Stratified sheep sector under threat unless producers change

Upland sheep breeders should remain aware of changing lowland producer needs to halt the decline of the stratified sheep sector post-Brexit, NSA chief executive Phil Stocker has said.

Addressing farmers at the NSA Event at Tow Law, County Durham, last week, Mr Stocker highlighted a 31% decline in the stratified sheep sector over a 40-year period.

Citing the latest AHDB breeding sheep survey, he added stratified breeding – whereby hill and upland farms supply lowland enterprises with replacements – had declined from 71% in 2003 to 55% in 2012.

Self-replacing flocks and data usage were reasons he gave for changing commercial lowland demands, adding this trend may strengthen as subsidies diminish in the future.

See also: NSA fights to erase negative view of upland sheep

However, he admitted upland sheep numbers had been cut for reasons beyond farmer control.

“Supply is a big part of the decline but there is pressure coming from the demand side too,” he told Farmers Weekly.

“There are fewer sheep in the uplands due to environmental stewardship and reforestation, for example, but more farmers in the lowlands want to be in control of their breeding and health status of their sheep.

“Some are more interested in decisions based on information and data, be it through health testing, estimated breeding values or EID, while some are using continentals to improve conformation.”

How it’s having an impact at grass-roots level

Graeme Wood, managing a 1,500-head commercial flock for AWSM Farms, Barnard Castle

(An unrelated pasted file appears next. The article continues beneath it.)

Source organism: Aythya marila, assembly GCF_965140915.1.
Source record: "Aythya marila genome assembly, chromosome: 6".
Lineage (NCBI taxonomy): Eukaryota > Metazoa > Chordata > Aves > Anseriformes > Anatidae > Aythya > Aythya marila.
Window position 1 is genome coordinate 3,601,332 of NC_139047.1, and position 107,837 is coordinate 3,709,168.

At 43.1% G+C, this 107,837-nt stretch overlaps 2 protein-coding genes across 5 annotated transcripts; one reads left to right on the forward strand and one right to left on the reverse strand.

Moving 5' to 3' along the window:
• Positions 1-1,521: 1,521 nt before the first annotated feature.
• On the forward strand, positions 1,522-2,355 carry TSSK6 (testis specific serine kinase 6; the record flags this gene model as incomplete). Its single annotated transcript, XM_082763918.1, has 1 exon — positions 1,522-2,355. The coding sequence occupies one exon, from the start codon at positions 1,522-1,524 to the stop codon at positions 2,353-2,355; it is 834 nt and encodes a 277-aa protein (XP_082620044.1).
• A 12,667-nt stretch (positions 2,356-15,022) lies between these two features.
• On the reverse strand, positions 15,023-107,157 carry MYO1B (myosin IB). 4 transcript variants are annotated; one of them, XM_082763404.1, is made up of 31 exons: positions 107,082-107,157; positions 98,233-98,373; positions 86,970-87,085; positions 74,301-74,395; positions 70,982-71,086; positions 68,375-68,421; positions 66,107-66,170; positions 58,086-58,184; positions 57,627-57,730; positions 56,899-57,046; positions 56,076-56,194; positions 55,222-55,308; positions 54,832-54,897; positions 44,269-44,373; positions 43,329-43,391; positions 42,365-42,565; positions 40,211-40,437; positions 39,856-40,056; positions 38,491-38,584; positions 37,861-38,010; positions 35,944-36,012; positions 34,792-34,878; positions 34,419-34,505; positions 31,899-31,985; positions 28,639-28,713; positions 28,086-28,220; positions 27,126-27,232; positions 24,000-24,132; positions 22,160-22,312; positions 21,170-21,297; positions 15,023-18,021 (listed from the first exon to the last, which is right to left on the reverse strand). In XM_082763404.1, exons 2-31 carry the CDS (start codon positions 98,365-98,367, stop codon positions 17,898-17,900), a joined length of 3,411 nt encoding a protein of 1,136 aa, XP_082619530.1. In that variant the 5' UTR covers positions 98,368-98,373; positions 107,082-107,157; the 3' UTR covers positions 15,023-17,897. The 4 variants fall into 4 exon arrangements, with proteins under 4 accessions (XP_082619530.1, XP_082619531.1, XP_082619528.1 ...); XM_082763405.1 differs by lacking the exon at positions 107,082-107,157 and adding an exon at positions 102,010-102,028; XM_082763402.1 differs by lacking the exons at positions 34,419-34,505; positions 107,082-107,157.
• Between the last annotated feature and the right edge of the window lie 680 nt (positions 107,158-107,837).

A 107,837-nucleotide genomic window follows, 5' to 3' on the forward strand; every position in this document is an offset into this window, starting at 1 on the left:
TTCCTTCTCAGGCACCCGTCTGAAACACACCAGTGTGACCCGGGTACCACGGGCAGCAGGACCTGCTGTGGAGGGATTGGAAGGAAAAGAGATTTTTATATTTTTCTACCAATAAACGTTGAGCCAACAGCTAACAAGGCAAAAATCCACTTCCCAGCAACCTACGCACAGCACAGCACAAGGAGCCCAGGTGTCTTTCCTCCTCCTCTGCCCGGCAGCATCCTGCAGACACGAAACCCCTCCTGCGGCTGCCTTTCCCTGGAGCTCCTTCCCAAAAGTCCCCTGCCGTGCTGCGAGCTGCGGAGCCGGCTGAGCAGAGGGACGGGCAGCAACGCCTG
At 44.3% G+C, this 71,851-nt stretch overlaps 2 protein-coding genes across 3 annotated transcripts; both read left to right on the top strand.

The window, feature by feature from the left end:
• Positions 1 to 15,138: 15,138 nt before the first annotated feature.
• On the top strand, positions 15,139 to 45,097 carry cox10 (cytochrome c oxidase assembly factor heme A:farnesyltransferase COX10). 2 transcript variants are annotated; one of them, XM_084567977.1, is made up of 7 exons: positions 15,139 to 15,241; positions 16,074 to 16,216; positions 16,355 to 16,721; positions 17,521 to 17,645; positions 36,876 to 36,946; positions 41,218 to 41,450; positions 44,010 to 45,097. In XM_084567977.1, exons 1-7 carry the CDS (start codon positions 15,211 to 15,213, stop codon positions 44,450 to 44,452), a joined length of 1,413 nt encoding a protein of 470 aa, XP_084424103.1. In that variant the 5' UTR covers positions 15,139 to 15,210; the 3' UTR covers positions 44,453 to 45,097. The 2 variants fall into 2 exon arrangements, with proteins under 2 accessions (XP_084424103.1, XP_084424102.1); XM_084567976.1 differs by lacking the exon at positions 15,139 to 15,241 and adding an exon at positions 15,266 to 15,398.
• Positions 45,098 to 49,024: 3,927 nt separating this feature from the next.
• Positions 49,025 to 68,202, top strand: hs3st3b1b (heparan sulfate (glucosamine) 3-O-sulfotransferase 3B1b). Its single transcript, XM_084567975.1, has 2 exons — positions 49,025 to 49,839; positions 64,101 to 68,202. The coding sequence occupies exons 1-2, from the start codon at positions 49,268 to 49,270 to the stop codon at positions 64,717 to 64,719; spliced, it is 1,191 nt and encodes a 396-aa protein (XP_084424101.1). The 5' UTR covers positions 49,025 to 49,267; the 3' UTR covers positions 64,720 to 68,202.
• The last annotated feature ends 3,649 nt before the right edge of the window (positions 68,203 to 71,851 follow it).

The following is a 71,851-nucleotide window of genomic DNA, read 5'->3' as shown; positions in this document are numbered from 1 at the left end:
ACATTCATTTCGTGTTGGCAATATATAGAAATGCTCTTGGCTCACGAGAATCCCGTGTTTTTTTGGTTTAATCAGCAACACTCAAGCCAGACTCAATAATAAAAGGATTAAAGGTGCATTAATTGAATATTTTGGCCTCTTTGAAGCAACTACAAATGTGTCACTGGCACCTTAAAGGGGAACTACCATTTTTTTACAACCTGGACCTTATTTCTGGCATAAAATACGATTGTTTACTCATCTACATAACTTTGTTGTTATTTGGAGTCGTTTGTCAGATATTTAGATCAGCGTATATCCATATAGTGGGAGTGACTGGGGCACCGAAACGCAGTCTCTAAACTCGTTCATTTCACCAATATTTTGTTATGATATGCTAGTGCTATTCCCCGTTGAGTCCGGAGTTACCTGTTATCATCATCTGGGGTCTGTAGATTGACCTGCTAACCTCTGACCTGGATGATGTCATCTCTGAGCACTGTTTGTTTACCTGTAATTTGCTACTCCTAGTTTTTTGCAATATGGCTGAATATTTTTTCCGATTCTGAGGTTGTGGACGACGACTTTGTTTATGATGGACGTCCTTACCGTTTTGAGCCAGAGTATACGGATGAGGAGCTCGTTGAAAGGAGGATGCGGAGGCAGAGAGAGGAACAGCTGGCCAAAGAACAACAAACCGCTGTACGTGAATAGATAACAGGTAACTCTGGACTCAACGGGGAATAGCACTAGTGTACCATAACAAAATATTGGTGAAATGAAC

“We were all mules until recently and we are now going into Texel cross to target the fat lamb markets at Darlington and Barnard Castle and are looking at £8-£10 a head more on our lamb price as a result.

“We are keeping our own replacements and notching gimmers, pricing them at whatever the fat wethers make. We are keeping about 140 each year and are about half way to switching over from the mule.” 

Will Rawling, Ennerdale, Lake District, Herdwick breeder and NSA chairman farming about 2,000 sheep

“There are about 80,000 Herdwicks and 20,000 are in the lowlands, so the breed is still having a significant impact,  although foot-and-mouth did impact on draft ewe sales as people found new ways to replace flock numbers.”

“The only recent change I’ve seen is more self-replacing lowland flocks coming into the industry, while breeds such as Innovis are an alternative.

“Over the course of three stewardship schemes, we have had numbers reduce by 40% on the hill.

“Away wintering diminishes the hardiness of hill breeds, and because stocking rates on the hill have been forced down, ewes carry more condition, produce more twins and, as a result, these sheep are not farmed on the hill.”

James Raine, Kirk Oswald, Cumbria, NEMSA chairman breeding Swaledales, Bluefaced Leicesters and Mules, with about 2,500 sheep across two farms.

“At NEMSA sales demand is as high and prices are holding firm, although there’s maybe not the same demand for tupping hoggs.

“Any decline in the stratified farming system is not due to lack of popularity, it’s due to stewardship schemes and fewer sheep.

“There’s also a lot of replanting going on, with the Forestry Commission encouraging people to plant trees.

“Another issue is that more Swaledale are having twins, which limits sheep numbers on the hill as farms like to keep twins in in-bye land.”